Though the moves last month helped, I still don’t think the rotation is where it needs to be. You can’t win in October with just a solid rotation. You need at least one, preferably two, elite blue-chip starters on your staff. Is Clay Buchholz really going to be our elite guy? Can Porcello take a big leap? I doubt it. If only there was an ace lefty on the market who loved Boston, was loved by Boston, and publicly said he’d love to be here…

Greg: We’d offer him the same amount that we offered Josh Beckett four years ago!I agree that the bullpen could use some work. Koji looked tired at the end of last season and as he hits 40 he isn’t getting any younger or more effective. Tazawa is still here, but Breslow is gone (though he never recovered from his World Series meltdown anyway), Miller is gone, even Wilson gave some solid innings out of the ‘pen. I guess it’s going to be Burke Badenhop time! Get excited!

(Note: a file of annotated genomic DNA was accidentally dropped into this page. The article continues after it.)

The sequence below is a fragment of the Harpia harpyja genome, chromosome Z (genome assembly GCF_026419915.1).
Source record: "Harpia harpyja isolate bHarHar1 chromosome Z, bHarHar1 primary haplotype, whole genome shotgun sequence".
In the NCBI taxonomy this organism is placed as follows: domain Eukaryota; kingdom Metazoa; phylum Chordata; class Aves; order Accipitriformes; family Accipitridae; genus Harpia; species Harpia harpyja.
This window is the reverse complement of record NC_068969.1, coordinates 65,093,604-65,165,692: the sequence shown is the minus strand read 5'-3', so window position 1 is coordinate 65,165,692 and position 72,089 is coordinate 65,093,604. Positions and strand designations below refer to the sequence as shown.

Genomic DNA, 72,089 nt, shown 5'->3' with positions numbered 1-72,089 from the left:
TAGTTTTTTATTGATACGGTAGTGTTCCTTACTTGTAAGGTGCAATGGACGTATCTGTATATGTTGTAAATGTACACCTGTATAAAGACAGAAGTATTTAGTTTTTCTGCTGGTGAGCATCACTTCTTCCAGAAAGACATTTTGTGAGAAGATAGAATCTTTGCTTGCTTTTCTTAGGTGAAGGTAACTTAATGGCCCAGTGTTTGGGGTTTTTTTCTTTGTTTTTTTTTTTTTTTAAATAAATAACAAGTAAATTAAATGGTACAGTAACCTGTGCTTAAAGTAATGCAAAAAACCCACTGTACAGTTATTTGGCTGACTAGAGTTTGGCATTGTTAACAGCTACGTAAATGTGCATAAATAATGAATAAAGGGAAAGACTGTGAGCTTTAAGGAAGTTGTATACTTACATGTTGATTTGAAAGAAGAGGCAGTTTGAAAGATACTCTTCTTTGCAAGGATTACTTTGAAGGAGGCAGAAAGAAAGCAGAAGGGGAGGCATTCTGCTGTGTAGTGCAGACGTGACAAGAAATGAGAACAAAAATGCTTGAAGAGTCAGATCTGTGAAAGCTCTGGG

Seriously though, while Miley and Porcello  aren’t #1 starters, their peripheral stats indicate they could have success in Boston. Both guys are sinkerball, grounder inducing types who pitch to contact. Both were in the top 25 among qualifying starters last season for groundball to flyball ratio, with Miley (16) posting a 1.99 mark and Porcello (T-25) posting a 1.80 mark.
Although Miley’s ERA went up nearly a full run from 2013 to 2014, he duplicated his 3.98 FIP, meaning he might have just had some poor luck. He also posted a career best in K/9. Hell, Fangraphs pointed out that his stats since 2012 aren’t that far off from Jeff Samardzija. If nothing else, he’s a solid #3 starter who’s ability to keep the ball on the ground is going to be useful with Hanley Ramirez patrolling left field.